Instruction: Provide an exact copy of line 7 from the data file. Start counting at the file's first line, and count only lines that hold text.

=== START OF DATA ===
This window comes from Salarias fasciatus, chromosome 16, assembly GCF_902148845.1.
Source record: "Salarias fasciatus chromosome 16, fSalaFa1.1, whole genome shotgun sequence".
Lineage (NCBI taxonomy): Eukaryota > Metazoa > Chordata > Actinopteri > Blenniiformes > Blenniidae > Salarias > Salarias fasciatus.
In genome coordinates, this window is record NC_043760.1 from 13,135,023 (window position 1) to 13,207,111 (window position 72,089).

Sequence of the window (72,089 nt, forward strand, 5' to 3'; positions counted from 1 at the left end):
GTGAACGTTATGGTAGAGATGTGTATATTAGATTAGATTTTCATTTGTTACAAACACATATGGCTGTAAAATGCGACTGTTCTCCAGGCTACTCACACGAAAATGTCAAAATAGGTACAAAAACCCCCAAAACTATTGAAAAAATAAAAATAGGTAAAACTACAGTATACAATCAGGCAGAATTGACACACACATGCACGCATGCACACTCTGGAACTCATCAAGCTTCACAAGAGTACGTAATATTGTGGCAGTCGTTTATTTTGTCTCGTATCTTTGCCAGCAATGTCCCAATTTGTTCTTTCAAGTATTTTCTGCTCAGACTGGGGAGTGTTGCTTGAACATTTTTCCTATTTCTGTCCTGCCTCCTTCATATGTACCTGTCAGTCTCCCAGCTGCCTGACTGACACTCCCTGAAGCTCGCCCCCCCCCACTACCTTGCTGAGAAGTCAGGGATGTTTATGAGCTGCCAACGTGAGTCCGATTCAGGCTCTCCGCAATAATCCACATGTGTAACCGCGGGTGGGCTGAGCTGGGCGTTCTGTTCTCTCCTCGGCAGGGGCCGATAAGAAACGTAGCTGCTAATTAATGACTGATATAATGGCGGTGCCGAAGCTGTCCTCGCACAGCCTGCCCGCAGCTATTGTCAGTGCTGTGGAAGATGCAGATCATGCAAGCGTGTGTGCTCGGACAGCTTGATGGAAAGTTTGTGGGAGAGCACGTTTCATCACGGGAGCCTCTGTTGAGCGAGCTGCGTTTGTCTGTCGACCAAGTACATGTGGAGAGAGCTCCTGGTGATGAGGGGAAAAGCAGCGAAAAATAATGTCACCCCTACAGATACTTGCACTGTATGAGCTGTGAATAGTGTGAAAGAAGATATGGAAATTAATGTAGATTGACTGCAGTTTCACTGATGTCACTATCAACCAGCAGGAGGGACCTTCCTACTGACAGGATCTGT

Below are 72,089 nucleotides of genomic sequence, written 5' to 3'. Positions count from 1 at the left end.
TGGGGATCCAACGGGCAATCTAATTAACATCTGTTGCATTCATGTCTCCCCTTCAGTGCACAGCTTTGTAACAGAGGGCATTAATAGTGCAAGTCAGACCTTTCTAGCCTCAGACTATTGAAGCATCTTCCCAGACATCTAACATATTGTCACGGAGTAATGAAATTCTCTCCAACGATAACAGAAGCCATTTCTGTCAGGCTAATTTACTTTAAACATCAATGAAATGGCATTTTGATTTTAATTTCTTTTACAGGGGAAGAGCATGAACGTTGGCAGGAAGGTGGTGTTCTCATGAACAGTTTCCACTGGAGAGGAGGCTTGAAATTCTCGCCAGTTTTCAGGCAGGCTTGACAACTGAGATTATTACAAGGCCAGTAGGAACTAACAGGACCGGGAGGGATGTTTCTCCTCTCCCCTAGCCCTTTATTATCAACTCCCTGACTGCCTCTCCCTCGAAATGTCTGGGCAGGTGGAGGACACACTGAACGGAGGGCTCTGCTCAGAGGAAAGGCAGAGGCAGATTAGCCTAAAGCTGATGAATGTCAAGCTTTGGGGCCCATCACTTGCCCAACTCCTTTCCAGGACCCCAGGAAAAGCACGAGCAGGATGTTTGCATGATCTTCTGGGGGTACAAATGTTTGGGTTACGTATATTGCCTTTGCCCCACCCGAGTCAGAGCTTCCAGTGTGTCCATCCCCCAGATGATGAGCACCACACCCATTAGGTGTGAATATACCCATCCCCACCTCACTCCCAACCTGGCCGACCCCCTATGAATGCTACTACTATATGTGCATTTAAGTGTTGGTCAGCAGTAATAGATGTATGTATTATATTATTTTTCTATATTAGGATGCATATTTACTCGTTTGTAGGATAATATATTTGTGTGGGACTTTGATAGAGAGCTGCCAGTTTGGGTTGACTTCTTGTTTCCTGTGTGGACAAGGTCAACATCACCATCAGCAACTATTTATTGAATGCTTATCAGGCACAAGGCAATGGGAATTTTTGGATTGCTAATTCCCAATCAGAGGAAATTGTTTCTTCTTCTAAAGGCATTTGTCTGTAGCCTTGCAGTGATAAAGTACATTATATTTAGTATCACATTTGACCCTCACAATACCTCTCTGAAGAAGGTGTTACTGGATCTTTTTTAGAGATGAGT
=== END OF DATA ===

Below are 72,089 nucleotides of genomic sequence, written 5' to 3'. Positions count from 1 at the left end.